Bodies—faces and nudes, mostly female—stare straight at the viewer. It is a dense crowd depicted here, an intricate chaos. Images of pleasure, of carefree nudes, of winding vines and blazing orange-red flowers face off with monstrous figures: fire-breathing lizards and human faces on animal bodies. The piece is both Edenic and ominously phantasmagorical: monsters pose an underlying threat to what is otherwise utopian. These repeated animal and humanoid figures nearly form a language in themselves, a pictionary of anxieties and fears. There is a juxtaposition of unconscious terror with the ordinary, highlighted by scattered visual and textual “diary entries,” implying the tensions underlying daily life.
The textile work I’m referring to is Permanent Danger, 2017, displayed like a scroll and centrally installed on an opening between the galleries. Both sides of the piece form picture planes through a technique known as double-sided embroidery. Anna Torma’s crafting leaves viewers in awe. Embroidery, her primary medium for decades, was passed down in her family as a traditional Hungarian craft. The dense detailing in Permanent Danger and in other works in the exhibition results from a thick piling of thread, lending a painterly appearance, while the nervous, animated line appearing alongside has the spontaneity of quick sketching. Over the years, Torma has expanded a traditional skill and, through research and travel, has assembled her own textile collection, which serves either as backdrop or as collage elements. It is comprised of linen, cotton and synthetic fabric, including a sundry of found material, such as textile strips, doilies and Hungarian embroidery.
“Permanent Danger” is this exhibition’s title and relates thematically to other works—Permanent Danger 4, 2019; Permanent Danger 5, 2019; Fight 1, 2018; and Fight 2, 2018— in depicting a sense of threatened violence. Still, danger is not the overall theme. This sprawling exhibition carries a range of other subthemes, both intertwining and discrete, including family, identity, sexuality, Dionysian pleasure and a playful critique of scientific rationalism. This presentation of her recent work from 2011 to the present is timely, given the recent attention granted to this New Brunswick-based, Hungarian-Canadian textile artist, who is the winner of the 2020 Governor General’s Award in Visual and Media Art.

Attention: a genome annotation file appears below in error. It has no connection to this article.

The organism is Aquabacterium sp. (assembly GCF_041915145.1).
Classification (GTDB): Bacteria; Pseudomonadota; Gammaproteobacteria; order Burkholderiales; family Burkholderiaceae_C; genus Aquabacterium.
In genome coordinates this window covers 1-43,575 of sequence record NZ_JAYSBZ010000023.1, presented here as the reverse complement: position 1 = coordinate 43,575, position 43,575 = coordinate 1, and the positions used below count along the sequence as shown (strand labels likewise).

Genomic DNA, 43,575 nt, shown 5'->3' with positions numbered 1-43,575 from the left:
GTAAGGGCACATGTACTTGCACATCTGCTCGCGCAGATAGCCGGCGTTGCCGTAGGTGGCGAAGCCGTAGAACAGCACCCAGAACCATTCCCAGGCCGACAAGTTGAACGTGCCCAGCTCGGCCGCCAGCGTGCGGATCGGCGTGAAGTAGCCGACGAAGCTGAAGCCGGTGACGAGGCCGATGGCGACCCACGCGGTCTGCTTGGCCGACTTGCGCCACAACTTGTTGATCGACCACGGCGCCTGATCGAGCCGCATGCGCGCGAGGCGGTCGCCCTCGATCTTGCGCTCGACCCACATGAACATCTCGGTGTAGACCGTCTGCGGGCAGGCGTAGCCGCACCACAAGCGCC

While Torma may be gaining national recognition, in part because of recent turns to feminism and figurative art, her work is refreshingly individualistic; she has held a stable course throughout her practice history. Torma’s work is notable, as well, for taking embroidery from the Victorian parlour of traditional women’s work and the stereotypes of modesty associated with it and countering these stereotypes with bold sexuality. An example is Dionysia, 2020, one of a pair of related works (the other is Party with Dionysos, 2008–2015). A lush setting brims with decadence— a paradisical backdrop of flowers and vines houses a young sailor, a smiling devil’s head, an amphibious monster and two women performing fellatio on a disembodied giant phallus dripping semen. They form a carnal carnival recalling Bosch more readily than traditional embroidery designs.
Adding to Torma’s call for pleasure is a playful critique of the rational, especially the biological, to favour, or at least not forget, the subjective in Pedagogical Charts 1 and 2, 2016. Pedagogical Charts 1 centres on allusions to the biological and philosophical. Anatomical drawings, cross-sections of internal organs, human skulls and skeletal hands appear throughout the composition. Additionally, Torma alludes to the intellectual rationalism of science rooted in the Age of Reason through textual references to Diderot, Darwin’s Origin of Species and Lamarck’s Philosophie zoologique. Alternative references in Pedagogical Charts 2 are to Torma’s family and their lives: their written names and miscellaneous, sometimes unexplained, notes such as “Spin Gallery” and “Spring is Coming” concerning events, places and observations. Philosophy and the material reality of the body pair with connections to family in an intertwining of the rational and the subjective, the detached and the personal, the self-constructed and the biological.
Amidst current divisive political and cultural wars, Torma proposes a collage, if not a merger, of opposites forming the totality, not the polarities, of life. Expanding the field of embroidery from the domestic to the philosophical and the sexual, Torma’s art is a thoughtful meditation on the pleasures of daily life, family and identity. Without self-censoring or otherwise avoiding what is threatening or disturbing, it is frank and joyful. ❚
“Permanent Danger” was exhibited at the Textile Museum of Canada, Toronto, from August 5, 2020, to March 21, 2021.
Earl Miller is an independent art writer residing in Toronto.